• Assessment
  • Therapeutic Interventions and Nursing Care

Croup vs epiglottitis
Croup vs. Epiglottitis
  • Croup
  • viral
  • Hoarseness
  • Resonant cough
  • Stridor (inspiratory)
  • Risk for significant narrowing airway with
  • Humidity for treatment
  • Epiglottitis
  • Bacterial
  • Rapidly progressive course
  • Dysphagia
  • Stridor aggravated when supine
  • Drooling, high fever
  • Antibiotics needed

Four Ds r/t epiglottitis
  • Drooling
  • Dysphagia
  • Dysphonia (difficulty talking)
  • Distress inspiratory effort

Medications used in the treatment of croup and
  • Beta agonists and beta-adrenergics (albuterol,
    racemic epinepherine through face mask)
  • Corticosteroids not for acute attack
  • Antibiotics for epiglottitis
  • Croup tent with mist, Pulse Ox
  • Endotracheal tube, trach
  • _at_ bedside for epiglottitis

Nursing care for the child with croup and
  • Observe for s/s respiratory distress
  • Assess respiratory rates gt60
  • Elevated temp ) 101º
  • The child must NEVER be left alone
  • NOTHING should be placed in the mouth (laryngeal
    spasms could result)

Bronchitis vs Bronchiolitis

The diameter of an infants airway is
approximately 4 mm, in contrast to an adults
airway diameter of 20 mm.
Preventive measures against RSV
  • Follow droplet and contact precautions (can live
    up to 7 hrs on inanimate objects)
  • Respigam IV RSV immune globulin (passive
  • Synagis (palivizumab) given IM

Reactive Airway Disease (asthma)
  • Chronic inflammatory disorder affecting mast
    cells, eosinophils, and T lymphocytes
  • Inflammation causes increase in bronchial
    hyperresponsiveness to variety of stimuli
    (dander, dust, pollen, etc.)
  • Most common chronic disease of childhood primary
    cause of school absences

Asthma, cont.
  • Pathophysiology
  • Increased airway resistance, decreased flow rate
  • Increased work of breathing
  • Progressive decrease in tidal volume
  • Arterial pH changes respiratory alkalosis,
    metabolic acidosis
  • Characterized by
  • Mucosal edema
  • Wheezing (r/t bronchospasm)
  • Mucus plugging

Asthma, cont.
  • Therapies
  • Medi-halers (not more than one canister/month)
  • Beta-agonists relax smooth muscle in airway
  • Corticosteroids for short term therapy
  • Anticholinergic agents Atrovent
  • Preventer Medications
  • Mast-cell inhibitors (Cromolyn)
  • Singulair
  • Inhaled steroids ( Advair, Pulmocort, Azmacort)
    (always rinse mouth following administration)

Emergency situations of asthma
  • Acute episode of reactive disease bronchioles
    may close rapidly, causing severe airway
    obstruction, anxiety, restlessness, and fear.
    Will need to be seen in ER if not relieved by med
  • Status asthmaticus medical emergency with severe
    edema, profuse sweating, respiratory failure and
    death if untreated. Becomes seriously
    hypoxicimmediate intervention needed

Etiology of Acute Wheezing in an ED setting
  • Patients lt 2 yrs of age
  • Evidence of smoke exposure
  • Significant role of viral infections (RSV)
  • Patients gt 2 yrs of age
  • High incidence of allergies to dust mite, cock
    roach and other inhaled allergens
  • High incidence of viral respiratory infections

Goals for child with asthma
  • Prevention of chronic symptoms
  • Monitor peak expiratory flow (Peak Flow)
  • Prevent exacerbations
  • Maximize compliance to therapeutic regime
  • Recognize triggers
  • Exercise
  • allergens

Types of medications for asthma
  • Rescue short acting beta agonists (albuterol)
    main rescue classification
  • Controller medications mast-cell inhibitors
    (Intal), Luekotriene modifiers (Singulair),
    inhaled steroids (Advair, Flonase)
  • Preventer/controller drugs combination of
    controller meds plus some inhaled steroids (nasal)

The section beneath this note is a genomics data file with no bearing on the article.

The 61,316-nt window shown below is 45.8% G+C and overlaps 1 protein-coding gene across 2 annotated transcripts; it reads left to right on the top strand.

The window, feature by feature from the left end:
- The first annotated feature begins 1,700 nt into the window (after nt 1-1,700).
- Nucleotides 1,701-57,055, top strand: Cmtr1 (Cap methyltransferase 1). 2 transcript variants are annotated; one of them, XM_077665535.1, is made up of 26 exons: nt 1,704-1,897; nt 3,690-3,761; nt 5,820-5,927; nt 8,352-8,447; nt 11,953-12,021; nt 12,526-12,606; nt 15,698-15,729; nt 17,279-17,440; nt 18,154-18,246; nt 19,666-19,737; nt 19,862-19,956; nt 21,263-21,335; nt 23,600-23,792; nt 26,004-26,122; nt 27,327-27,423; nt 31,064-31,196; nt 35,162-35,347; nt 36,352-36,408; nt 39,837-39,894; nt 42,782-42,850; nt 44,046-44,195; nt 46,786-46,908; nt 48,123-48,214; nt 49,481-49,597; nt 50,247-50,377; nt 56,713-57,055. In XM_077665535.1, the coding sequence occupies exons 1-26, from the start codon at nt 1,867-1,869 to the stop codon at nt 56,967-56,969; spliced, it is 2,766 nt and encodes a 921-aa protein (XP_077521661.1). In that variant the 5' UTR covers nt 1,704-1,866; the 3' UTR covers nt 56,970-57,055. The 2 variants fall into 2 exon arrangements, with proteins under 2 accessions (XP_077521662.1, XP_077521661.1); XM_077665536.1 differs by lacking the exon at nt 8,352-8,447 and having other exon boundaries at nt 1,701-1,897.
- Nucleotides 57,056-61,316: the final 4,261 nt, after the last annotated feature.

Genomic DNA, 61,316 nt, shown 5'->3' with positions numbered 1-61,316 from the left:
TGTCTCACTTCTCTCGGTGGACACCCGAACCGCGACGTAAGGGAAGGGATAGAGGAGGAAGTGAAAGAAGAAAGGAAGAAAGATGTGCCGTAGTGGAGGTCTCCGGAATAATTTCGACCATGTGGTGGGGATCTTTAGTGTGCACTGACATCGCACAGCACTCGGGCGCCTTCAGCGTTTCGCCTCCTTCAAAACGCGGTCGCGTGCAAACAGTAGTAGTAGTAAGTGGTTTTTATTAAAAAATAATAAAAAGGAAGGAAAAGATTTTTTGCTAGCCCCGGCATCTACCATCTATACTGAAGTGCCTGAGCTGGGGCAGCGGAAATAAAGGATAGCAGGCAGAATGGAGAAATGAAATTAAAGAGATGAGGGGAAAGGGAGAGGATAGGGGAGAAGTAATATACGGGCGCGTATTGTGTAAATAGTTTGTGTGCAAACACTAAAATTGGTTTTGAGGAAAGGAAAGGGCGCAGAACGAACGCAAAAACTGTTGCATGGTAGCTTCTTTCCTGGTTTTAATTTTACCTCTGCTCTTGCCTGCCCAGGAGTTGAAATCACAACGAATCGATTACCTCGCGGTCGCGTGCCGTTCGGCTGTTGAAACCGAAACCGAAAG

Purpose of the MDI
  • Shake vigorously prior to use
  • Exhale slowly and completely
  • Place mouthpiece in mouth, closing lips around it
  • Press and release the med while inhaling deeply
    and slowly
  • Hold breath for 10 seconds and exhale
  • Repeat x1

Interpreting Peak Expiratory Flow Rates
  • Green (80-100 of personal best) signals all
    clear and asthma is under reasonably good control
  • Yellow (50-79 of personal best) signals caution
    asthma not well controlled call dr. if child
    stays in this zone
  • Red (below 50 of personal best) signals a
    medical alert. Severe airway narrowing is
    occurring short acting bronchodilator is

Why dont we give bicarbonate for respiratory
  • Child not able to blow off CO2 and acidosis will
    get worse
  • Correct the cause of the acidosis
  • Patient may need to be intubated

Cystic Fibrosis
Cystic Fibrosis
Cystic Fibrosis (CF)
  • Factor responsible for manifestations of the
    disease is mechanical obstruction caused by
    increased viscosity of mucous gland secretions
  • Mucous glands produce a thick protein that
    accumulates and dilates the glands
  • Passages in organs such as the PANCREAS become
  • First manifestation is meconium ileus in NB
  • Sweat chloride test

Cystic Fibrosis, cont.
  • Systems affected
  • Respiratory thick mucus, inflammation, inc.
    infections, atelectasis and pneumothorax
  • Pancreas obstructed pancreatic ducts by mucus
    and ?pancreatic enzymes (trypsin lipase, amylase)
    to duodenum
  • GI decrease in absorption of nutrients, fatty
    stools (steatorrhea)
  • Reproductive 99 of males are sterile

Physical findings of the CF patient
  • Clubbing of the fingers
  • Barrel chest
  • Increased respirations, cyanosis
  • Productive cough

Diagnostics for CF
  • Sweat test increased levels of chloride
  • Normal is lt40 in CF gt40-60 is positive may be
    3-5X higher
  • Pancreatic enzymes via stool cultures trypsin
    absent in 80 of children with CF lipase and
    amylase also absent

Planning the care for a CF child
  • Respiratory goal removal of secretions (chest
    physiotherapy with Thairapy vest) by vibrations
    loosen mucus
  • Nutritional inc. weight, enzymes with all food
    (Viokase or Ultrace) dosage is regulated by
    evaluation of the stool
  • Fat soluble vitamins ADKE
  • High calorie, high protein, low fat
  • Maintain Na balance (when sweating and ill)

Nursing Care of the CF patient
  • Assessing both GI and pulmonary status
  • Assisting with diagnostic testing
  • Collections of stool specimens for trypsin and
    lipase (fat analyses)
  • Administer oxygen with great caution because of
    the threat of oxygen narcosis
  • Implement dietary management many have a good
    appetite and some will eat excessively

Critical Thinking Exercise
  • Kim, a 4 year old, is admitted to the emergency
    department with a sore throat, pain on swallowing
    drooling, and a fever of 102.2. She looks ill,
    agitated and prefers to sit up and lean over.
    What nursing interventions should the nurse
    implement in this situation?

Case 6 year old boy
  • Admitted to PICU from ED
  • Sudden onset of high fever, sore throat, and
  • Toxic appearing
  • VS HR 140, RR 30, O2 sat 96 Temp 101.4
  • Whats going on here?